Partner with Australia on science and innovation
Australia has a diverse range of world-recognised government research organisations. These organisations conduct long-term, mission-led research in critical areas for Australia and the world. They have enduring international relationships and support research globally, including through their role as hosts for large scale research infrastructure facilities and scientific collections.
Commonwealth Scientific and Industrial Research Organisation
Commonwealth Scientific and Industrial Research Organisation (CSIRO) is Australia’s national science agency and one of the largest and most diverse research agencies in the world. CSIRO is involved in over 800 international activities and is ranked in the top 1% of world scientific institutions in 13 of 22 research fields. CSIRO works with leading organisations around the world, and is recognised internationally for its quality research.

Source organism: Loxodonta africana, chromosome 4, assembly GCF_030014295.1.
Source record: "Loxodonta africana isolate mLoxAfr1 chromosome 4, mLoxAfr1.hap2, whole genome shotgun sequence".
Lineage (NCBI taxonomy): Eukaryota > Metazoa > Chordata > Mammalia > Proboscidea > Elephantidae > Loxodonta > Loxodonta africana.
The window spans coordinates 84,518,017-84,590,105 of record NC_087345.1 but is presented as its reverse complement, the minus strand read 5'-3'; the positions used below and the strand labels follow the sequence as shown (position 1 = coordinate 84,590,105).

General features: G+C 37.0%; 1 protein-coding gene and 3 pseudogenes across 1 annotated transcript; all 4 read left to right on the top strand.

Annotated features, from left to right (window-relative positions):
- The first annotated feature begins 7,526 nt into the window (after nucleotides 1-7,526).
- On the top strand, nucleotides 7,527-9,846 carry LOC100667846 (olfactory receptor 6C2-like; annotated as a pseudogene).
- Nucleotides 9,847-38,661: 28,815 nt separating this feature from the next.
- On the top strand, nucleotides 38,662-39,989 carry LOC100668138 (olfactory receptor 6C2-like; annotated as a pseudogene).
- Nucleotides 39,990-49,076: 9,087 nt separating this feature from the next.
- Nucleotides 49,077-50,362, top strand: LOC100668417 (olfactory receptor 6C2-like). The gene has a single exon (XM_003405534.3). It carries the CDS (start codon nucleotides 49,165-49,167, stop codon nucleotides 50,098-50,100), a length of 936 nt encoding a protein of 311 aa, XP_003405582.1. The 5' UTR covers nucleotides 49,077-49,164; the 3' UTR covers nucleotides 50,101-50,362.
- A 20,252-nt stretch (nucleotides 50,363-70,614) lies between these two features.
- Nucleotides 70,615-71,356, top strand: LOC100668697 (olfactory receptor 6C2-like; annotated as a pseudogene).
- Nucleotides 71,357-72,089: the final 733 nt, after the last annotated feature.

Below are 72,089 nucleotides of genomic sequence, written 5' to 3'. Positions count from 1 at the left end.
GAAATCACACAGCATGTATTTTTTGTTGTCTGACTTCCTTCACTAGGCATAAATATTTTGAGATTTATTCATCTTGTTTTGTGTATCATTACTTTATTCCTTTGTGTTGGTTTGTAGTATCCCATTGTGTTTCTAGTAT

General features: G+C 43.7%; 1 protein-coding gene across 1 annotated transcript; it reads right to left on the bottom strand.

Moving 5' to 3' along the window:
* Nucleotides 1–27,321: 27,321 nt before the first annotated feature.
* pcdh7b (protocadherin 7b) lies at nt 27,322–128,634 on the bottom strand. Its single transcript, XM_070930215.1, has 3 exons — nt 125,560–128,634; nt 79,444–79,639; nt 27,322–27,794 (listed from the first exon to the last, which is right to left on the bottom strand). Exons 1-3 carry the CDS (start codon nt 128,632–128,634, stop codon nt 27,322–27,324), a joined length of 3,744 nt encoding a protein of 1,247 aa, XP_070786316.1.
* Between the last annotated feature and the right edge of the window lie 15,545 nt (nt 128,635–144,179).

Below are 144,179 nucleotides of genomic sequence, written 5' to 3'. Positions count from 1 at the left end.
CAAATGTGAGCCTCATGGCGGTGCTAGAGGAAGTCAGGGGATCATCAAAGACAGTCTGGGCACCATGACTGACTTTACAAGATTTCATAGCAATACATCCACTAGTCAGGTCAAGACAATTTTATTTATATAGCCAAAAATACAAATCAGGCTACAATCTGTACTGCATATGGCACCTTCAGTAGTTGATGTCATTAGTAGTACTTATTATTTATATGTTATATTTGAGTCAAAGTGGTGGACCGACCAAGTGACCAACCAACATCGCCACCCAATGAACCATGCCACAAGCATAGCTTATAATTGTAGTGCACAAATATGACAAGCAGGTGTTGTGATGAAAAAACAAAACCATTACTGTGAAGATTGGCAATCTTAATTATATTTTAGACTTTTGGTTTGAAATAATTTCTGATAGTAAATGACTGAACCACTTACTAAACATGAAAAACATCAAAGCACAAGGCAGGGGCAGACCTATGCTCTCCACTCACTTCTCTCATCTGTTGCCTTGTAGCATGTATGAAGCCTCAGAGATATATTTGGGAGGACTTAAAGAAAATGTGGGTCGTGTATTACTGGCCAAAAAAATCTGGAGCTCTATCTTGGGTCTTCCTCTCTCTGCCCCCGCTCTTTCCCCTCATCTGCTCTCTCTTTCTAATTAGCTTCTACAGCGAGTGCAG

CSIRO hosts a number of Australia’s national research facilities and scientific infrastructure, available to both international and Australian users from industry and research. Facilities include:
- Australia’s Marine National Facility – a blue-water ocean research facility which enables world-class research in Australia’s vast marine estate. Its marine research vessel, the RV Investigator is state-of-the-art, supporting atmospheric, oceanographic, biological and geosciences research from the tropical north to the Antarctic ice-edge.
- Australian Animal Health Laboratory – one of only six high-containment animal research centres in the world, designed to allow scientific research into the most dangerous infectious agents
- Australia Telescope National Facility – one of the world's most advanced radio astronomy facilities, and the only one of its kind in the southern hemisphere